Summary: an exposition of the doctrine of the Trinity, why it's important, and what it means if we get it wrong - part 2 of a two part message
God in Three Persons
TCF Sermon – part 2
October 23, 2011
In our house church we’re studying the book of Acts, and this past Wednesday, we were in Acts 20 (quickview) , and talked about the story of Eutychus. If you don’t remember the story, Eutychus is the boy who fell asleep during Paul’s sermon which went on past midnight.
He nodded off while sitting in a third floor window and fell out the window and died. Paul raised him from the dead and then went on preaching until morning. I don’t tell you this so that you’ll be prepared for a long sermon. But, one of the things we talked about in the group was how we sometimes must deal with the challenge of staying awake in church.
This was Paul preaching when Eutychus fell asleep, so I rather doubt it was boring. So on the one hand, there’s the recognition that there could be many reasons you may struggle to stay awake, and it doesn’t necessarily mean the sermon is boring. But it occurred to me that last week’s topic, to be continued and concluded this week, is kind of deeply theological, and might be seen by some of the less holy among you as boring.
So, in an effort to help all of you stay awake, I offer as a public service this short list of things to do when you’re bored in church.
Pass a note to the worship leader asking whether he plays requests.
See if a yawn really is contagious.
Slap your neighbor. See if they turn the other cheek. If not, raise your hand and tell the preacher.
Raise your hand and ask for permission to go to the rest room.
Whip out a hankie and blow your nose. Vary the pressure exerted on your nostrils and trumpet out a rendition of your favorite hymn.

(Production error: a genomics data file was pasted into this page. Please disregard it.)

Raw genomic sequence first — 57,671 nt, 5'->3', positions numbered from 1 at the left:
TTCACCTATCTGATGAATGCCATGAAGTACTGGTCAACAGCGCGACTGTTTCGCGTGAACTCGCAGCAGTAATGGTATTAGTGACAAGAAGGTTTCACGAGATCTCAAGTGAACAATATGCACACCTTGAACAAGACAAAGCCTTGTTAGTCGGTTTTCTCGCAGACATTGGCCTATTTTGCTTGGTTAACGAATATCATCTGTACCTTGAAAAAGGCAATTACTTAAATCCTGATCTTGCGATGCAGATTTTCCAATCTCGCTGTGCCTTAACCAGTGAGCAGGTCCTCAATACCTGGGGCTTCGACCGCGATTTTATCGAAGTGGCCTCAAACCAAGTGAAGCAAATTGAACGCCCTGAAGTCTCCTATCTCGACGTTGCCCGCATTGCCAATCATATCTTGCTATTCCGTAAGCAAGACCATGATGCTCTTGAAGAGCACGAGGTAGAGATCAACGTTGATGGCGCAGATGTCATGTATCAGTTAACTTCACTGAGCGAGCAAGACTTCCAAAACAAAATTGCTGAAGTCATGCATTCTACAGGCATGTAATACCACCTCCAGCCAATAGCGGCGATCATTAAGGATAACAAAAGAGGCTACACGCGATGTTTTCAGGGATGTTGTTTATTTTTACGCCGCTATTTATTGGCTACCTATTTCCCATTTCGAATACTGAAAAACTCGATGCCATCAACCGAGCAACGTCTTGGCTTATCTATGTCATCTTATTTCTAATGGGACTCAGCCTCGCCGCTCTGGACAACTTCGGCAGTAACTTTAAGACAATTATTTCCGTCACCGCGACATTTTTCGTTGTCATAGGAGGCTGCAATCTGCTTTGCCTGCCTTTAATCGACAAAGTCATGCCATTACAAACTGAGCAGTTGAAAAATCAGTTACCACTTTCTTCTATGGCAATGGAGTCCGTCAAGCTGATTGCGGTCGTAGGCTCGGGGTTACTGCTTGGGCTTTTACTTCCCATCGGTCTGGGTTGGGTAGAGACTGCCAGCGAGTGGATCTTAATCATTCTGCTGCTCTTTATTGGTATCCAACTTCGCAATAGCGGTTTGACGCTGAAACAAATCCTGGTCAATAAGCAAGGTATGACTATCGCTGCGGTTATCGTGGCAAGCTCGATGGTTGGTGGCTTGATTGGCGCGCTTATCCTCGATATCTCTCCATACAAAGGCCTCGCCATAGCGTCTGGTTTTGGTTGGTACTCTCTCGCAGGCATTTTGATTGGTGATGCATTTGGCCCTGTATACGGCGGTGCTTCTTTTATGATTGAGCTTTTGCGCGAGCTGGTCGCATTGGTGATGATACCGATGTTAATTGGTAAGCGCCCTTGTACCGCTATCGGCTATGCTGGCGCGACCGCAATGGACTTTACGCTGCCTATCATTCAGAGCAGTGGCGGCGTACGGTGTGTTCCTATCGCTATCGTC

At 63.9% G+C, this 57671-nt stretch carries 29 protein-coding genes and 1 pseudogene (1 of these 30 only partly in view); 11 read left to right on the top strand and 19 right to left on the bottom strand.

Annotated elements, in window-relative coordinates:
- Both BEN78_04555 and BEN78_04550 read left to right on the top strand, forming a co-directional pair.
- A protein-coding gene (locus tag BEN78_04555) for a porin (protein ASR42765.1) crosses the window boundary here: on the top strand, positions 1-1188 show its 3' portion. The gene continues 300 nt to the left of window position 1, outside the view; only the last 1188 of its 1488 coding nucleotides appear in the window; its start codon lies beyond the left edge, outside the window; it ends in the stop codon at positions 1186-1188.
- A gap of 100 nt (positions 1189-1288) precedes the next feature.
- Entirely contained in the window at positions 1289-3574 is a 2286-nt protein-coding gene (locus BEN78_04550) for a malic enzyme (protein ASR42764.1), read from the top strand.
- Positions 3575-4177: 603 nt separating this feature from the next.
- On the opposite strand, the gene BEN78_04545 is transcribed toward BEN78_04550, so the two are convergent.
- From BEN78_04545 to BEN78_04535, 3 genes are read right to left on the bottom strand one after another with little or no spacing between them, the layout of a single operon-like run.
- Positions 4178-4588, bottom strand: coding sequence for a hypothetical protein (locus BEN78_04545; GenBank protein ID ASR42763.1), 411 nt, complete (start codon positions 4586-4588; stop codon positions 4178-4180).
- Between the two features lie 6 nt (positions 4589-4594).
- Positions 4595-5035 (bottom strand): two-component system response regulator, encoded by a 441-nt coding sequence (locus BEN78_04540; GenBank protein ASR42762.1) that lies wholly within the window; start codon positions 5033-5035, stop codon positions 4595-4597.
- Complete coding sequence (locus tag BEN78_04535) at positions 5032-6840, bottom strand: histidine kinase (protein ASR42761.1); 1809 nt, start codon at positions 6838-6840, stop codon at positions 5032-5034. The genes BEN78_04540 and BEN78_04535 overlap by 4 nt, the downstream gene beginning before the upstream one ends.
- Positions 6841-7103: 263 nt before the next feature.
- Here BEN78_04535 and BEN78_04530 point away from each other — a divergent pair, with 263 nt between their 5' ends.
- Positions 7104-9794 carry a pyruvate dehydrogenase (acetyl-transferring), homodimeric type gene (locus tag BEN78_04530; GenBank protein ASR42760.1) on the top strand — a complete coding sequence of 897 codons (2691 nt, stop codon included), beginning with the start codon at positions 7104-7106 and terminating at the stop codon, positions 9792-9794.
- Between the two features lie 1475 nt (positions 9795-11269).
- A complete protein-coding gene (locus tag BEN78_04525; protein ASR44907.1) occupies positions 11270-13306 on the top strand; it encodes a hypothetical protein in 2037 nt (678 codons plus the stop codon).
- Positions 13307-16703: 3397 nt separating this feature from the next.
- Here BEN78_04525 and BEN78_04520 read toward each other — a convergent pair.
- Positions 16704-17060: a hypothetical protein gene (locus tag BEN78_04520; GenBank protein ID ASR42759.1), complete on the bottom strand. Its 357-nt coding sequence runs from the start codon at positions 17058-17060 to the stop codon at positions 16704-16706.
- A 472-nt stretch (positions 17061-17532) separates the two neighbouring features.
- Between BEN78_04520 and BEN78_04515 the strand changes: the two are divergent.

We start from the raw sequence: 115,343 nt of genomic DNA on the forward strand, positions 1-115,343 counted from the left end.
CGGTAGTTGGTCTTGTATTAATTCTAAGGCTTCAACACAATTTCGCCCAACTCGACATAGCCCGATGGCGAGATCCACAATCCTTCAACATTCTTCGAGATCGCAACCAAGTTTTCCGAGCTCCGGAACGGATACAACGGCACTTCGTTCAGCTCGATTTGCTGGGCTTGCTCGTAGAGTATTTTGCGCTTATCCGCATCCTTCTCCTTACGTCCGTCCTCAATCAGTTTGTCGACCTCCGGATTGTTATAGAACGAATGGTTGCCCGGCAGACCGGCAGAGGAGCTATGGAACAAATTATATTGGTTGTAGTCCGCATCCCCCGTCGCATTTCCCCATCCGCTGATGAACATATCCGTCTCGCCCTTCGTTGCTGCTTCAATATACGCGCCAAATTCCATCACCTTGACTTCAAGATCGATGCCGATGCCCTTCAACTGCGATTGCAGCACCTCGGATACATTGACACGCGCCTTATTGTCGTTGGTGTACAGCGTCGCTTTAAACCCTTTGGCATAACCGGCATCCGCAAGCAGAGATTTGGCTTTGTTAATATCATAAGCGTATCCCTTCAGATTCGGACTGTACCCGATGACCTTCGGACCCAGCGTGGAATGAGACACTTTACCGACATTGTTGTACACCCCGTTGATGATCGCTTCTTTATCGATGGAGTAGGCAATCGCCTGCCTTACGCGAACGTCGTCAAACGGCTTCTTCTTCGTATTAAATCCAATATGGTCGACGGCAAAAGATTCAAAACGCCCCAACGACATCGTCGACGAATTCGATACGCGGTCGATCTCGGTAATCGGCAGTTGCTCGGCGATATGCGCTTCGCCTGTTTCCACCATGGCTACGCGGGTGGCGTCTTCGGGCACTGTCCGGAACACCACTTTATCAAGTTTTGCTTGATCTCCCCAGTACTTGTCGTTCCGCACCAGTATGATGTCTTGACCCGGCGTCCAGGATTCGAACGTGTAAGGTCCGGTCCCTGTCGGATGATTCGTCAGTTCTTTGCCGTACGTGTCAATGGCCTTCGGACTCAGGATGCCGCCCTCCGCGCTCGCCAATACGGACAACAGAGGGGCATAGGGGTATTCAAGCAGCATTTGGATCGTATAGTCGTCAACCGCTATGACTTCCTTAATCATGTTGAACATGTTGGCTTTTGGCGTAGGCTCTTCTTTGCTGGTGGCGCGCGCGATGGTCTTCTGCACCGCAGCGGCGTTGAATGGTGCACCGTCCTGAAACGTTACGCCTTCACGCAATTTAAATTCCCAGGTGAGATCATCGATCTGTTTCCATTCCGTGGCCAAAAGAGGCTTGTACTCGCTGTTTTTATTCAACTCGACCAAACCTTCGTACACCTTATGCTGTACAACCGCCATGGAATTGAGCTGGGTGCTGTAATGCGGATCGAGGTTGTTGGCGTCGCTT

Twiddle your thumbs. Twiddle your neighbor's thumbs.
I hope these help. I also hope you don’t need to use these practical ideas.
Last week we began our two part look at one of the most important teachings of our faith. The Trinity, despite being quite challenging to our finite minds, is nevertheless a doctrine that the early church strongly defended. We learned that analogies can be useful and funny, like the one that went:
She grew on him like she was a colony of E. Coli, and he was room-temperature Canadian beef.
We also learned that analogies of God always break down at some point, even when they’re useful to some degree, because God is absolutely unique. We learned that some analogies of the Trinity can also lead to false doctrine if they are taken at face value and not examined carefully. But we also learned that we see reflections of the Trinity all around us, from things such as the different roles teammates play on sports teams to the way a symphony combines diverse instruments playing, into a unified and beautiful sound.
Some of these reflections of the Trinity help us begin to understand this doctrine, because unity and diversity are at the heart of the Trinity. We began to explore what the Trinity truly is, and what it isn’t. We began to look at the many different ways people have described the Trinity, and we looked at some very specific definitions that begin to open up this doctrine to us, and we’ll look at a few more here in a moment.